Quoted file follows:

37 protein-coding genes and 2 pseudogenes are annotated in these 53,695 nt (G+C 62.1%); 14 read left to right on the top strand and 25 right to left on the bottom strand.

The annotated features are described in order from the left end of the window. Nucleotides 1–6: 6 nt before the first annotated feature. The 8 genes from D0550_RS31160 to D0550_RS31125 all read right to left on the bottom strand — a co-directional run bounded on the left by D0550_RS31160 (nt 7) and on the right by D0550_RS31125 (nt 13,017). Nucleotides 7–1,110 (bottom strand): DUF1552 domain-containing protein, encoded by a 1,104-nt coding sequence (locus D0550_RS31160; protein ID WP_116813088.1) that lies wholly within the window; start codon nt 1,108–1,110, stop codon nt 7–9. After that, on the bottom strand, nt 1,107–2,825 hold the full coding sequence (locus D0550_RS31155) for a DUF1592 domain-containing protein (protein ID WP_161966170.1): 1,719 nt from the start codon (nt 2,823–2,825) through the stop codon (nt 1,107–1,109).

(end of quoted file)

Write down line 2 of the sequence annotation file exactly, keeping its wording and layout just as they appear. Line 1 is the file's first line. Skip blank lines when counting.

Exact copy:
The annotated features are described in order from the left end of the window. Nucleotides 1–6: 6 nt before the first annotated feature. The 8 genes from D0550_RS31160 to D0550_RS31125 all read right to left on the bottom strand — a co-directional run bounded on the left by D0550_RS31160 (nt 7) and on the right by D0550_RS31125 (nt 13,017). Nucleotides 7–1,110 (bottom strand): DUF1552 domain-containing protein, encoded by a 1,104-nt coding sequence (locus D0550_RS31160; protein ID WP_116813088.1) that lies wholly within the window; start codon nt 1,108–1,110, stop codon nt 7–9. After that, on the bottom strand, nt 1,107–2,825 hold the full coding sequence (locus D0550_RS31155) for a DUF1592 domain-containing protein (protein ID WP_161966170.1): 1,719 nt from the start codon (nt 2,823–2,825) through the stop codon (nt 1,107–1,109).